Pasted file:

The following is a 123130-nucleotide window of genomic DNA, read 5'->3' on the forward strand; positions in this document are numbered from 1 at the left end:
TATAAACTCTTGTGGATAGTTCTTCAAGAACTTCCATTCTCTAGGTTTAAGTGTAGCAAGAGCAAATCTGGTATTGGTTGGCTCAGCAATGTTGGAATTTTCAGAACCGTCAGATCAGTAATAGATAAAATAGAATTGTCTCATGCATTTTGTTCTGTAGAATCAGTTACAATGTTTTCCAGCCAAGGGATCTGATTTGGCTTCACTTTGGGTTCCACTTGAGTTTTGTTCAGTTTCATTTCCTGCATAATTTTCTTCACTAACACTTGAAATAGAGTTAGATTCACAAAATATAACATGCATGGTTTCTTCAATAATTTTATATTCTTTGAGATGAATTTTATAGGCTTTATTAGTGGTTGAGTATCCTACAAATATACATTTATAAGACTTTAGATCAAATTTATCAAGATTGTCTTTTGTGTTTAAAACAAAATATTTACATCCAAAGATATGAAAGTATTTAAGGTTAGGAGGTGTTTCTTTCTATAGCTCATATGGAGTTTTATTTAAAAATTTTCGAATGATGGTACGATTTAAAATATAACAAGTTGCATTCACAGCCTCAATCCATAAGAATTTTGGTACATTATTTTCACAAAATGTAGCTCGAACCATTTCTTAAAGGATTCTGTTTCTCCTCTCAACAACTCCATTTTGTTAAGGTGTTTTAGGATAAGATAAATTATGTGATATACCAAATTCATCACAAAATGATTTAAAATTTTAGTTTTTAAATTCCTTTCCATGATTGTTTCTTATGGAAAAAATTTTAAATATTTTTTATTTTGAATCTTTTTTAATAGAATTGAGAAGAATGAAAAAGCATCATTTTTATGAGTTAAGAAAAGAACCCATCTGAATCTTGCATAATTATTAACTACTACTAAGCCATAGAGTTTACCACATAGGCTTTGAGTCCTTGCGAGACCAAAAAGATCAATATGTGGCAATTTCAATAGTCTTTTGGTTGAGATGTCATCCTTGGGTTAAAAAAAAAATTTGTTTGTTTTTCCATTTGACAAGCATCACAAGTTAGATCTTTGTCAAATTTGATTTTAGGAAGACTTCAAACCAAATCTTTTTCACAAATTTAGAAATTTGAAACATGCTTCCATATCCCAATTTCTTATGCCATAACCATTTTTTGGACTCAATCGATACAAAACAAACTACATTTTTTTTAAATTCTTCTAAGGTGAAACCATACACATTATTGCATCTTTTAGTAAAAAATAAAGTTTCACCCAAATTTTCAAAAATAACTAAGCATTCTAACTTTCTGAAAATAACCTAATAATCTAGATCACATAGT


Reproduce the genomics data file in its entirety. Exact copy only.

The following is a 123130-nucleotide window of genomic DNA, read 5'->3' on the forward strand; positions in this document are numbered from 1 at the left end:
TATAAACTCTTGTGGATAGTTCTTCAAGAACTTCCATTCTCTAGGTTTAAGTGTAGCAAGAGCAAATCTGGTATTGGTTGGCTCAGCAATGTTGGAATTTTCAGAACCGTCAGATCAGTAATAGATAAAATAGAATTGTCTCATGCATTTTGTTCTGTAGAATCAGTTACAATGTTTTCCAGCCAAGGGATCTGATTTGGCTTCACTTTGGGTTCCACTTGAGTTTTGTTCAGTTTCATTTCCTGCATAATTTTCTTCACTAACACTTGAAATAGAGTTAGATTCACAAAATATAACATGCATGGTTTCTTCAATAATTTTATATTCTTTGAGATGAATTTTATAGGCTTTATTAGTGGTTGAGTATCCTACAAATATACATTTATAAGACTTTAGATCAAATTTATCAAGATTGTCTTTTGTGTTTAAAACAAAATATTTACATCCAAAGATATGAAAGTATTTAAGGTTAGGAGGTGTTTCTTTCTATAGCTCATATGGAGTTTTATTTAAAAATTTTCGAATGATGGTACGATTTAAAATATAACAAGTTGCATTCACAGCCTCAATCCATAAGAATTTTGGTACATTATTTTCACAAAATGTAGCTCGAACCATTTCTTAAAGGATTCTGTTTCTCCTCTCAACAACTCCATTTTGTTAAGGTGTTTTAGGATAAGATAAATTATGTGATATACCAAATTCATCACAAAATGATTTAAAATTTTAGTTTTTAAATTCCTTTCCATGATTGTTTCTTATGGAAAAAATTTTAAATATTTTTTATTTTGAATCTTTTTTAATAGAATTGAGAAGAATGAAAAAGCATCATTTTTATGAGTTAAGAAAAGAACCCATCTGAATCTTGCATAATTATTAACTACTACTAAGCCATAGAGTTTACCACATAGGCTTTGAGTCCTTGCGAGACCAAAAAGATCAATATGTGGCAATTTCAATAGTCTTTTGGTTGAGATGTCATCCTTGGGTTAAAAAAAAAATTTGTTTGTTTTTCCATTTGACAAGCATCACAAGTTAGATCTTTGTCAAATTTGATTTTAGGAAGACTTCAAACCAAATCTTTTTCACAAATTTAGAAATTTGAAACATGCTTCCATATCCCAATTTCTTATGCCATAACCATTTTTTGGACTCAATCGATACAAAACAAACTACATTTTTTTTAAATTCTTCTAAGGTGAAACCATACACATTATTGCATCTTTTAGTAAAAAATAAAGTTTCACCCAAATTTTCAAAAATAACTAAGCATTCTAACTTTCTGAAAATAACCTAATAATCTAGATCACATAGT